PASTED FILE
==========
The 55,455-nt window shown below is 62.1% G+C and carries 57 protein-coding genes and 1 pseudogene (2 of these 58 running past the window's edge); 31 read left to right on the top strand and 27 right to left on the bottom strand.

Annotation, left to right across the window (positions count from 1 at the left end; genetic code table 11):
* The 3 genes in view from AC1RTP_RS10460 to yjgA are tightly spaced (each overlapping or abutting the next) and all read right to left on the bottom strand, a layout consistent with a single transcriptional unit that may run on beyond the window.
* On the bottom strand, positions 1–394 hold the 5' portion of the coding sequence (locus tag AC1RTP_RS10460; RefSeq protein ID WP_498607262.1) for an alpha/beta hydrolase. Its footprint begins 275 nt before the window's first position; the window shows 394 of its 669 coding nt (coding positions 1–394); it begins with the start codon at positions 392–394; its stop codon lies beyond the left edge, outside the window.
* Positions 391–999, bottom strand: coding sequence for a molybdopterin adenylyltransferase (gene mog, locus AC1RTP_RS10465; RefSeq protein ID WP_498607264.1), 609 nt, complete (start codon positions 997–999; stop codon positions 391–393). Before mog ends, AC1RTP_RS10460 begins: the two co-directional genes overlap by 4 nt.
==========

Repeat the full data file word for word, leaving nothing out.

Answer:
The 55,455-nt window shown below is 62.1% G+C and carries 57 protein-coding genes and 1 pseudogene (2 of these 58 running past the window's edge); 31 read left to right on the top strand and 27 right to left on the bottom strand.

Annotation, left to right across the window (positions count from 1 at the left end; genetic code table 11):
* The 3 genes in view from AC1RTP_RS10460 to yjgA are tightly spaced (each overlapping or abutting the next) and all read right to left on the bottom strand, a layout consistent with a single transcriptional unit that may run on beyond the window.
* On the bottom strand, positions 1–394 hold the 5' portion of the coding sequence (locus tag AC1RTP_RS10460; RefSeq protein ID WP_498607262.1) for an alpha/beta hydrolase. Its footprint begins 275 nt before the window's first position; the window shows 394 of its 669 coding nt (coding positions 1–394); it begins with the start codon at positions 392–394; its stop codon lies beyond the left edge, outside the window.
* Positions 391–999, bottom strand: coding sequence for a molybdopterin adenylyltransferase (gene mog, locus AC1RTP_RS10465; RefSeq protein ID WP_498607264.1), 609 nt, complete (start codon positions 997–999; stop codon positions 391–393). Before mog ends, AC1RTP_RS10460 begins: the two co-directional genes overlap by 4 nt.